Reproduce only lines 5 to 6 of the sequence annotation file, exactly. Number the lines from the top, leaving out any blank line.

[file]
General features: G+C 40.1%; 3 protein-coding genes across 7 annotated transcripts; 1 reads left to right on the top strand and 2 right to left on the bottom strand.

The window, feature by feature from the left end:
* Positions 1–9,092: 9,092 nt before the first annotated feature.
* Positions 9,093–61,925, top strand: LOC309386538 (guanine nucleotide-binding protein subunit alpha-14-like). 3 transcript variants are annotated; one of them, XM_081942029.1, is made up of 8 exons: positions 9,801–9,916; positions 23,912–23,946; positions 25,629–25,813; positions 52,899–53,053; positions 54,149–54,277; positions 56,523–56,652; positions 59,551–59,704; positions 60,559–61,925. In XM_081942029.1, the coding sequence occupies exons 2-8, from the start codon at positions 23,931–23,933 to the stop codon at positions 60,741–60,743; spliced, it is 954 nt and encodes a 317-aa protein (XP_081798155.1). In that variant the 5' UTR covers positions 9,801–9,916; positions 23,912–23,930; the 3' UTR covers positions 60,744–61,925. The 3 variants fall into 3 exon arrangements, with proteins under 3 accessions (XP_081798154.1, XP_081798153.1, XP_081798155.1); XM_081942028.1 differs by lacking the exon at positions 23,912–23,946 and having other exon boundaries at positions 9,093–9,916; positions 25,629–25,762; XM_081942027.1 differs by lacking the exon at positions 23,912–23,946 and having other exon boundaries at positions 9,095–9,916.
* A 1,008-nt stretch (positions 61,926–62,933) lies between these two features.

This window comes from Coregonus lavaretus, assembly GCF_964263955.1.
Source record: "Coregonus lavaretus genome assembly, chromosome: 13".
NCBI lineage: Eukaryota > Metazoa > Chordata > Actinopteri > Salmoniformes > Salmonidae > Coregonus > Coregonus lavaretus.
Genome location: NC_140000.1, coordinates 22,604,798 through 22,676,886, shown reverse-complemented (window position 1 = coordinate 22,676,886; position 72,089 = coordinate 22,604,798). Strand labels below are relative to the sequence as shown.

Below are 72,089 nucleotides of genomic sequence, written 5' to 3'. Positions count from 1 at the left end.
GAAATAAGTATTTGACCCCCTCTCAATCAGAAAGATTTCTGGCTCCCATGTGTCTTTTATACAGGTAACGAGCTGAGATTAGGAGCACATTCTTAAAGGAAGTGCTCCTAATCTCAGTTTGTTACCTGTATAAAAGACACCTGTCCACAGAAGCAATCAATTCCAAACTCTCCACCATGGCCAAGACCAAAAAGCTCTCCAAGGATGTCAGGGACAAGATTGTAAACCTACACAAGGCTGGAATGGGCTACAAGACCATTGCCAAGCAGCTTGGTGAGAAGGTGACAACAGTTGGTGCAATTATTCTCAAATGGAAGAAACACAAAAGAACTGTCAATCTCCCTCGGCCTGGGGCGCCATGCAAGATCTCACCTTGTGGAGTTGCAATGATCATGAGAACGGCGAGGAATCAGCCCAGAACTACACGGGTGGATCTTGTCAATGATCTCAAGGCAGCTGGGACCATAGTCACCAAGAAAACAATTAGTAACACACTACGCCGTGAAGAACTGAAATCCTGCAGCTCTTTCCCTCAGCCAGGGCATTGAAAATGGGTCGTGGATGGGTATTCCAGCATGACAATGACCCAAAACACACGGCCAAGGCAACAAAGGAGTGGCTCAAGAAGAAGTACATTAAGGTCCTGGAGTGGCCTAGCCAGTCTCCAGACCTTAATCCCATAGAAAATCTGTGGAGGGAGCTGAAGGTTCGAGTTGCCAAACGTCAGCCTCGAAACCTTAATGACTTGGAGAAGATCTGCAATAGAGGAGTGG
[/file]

* A 1,008-nt stretch (positions 61,926–62,933) lies between these two features.

This window comes from Coregonus lavaretus, assembly GCF_964263955.1.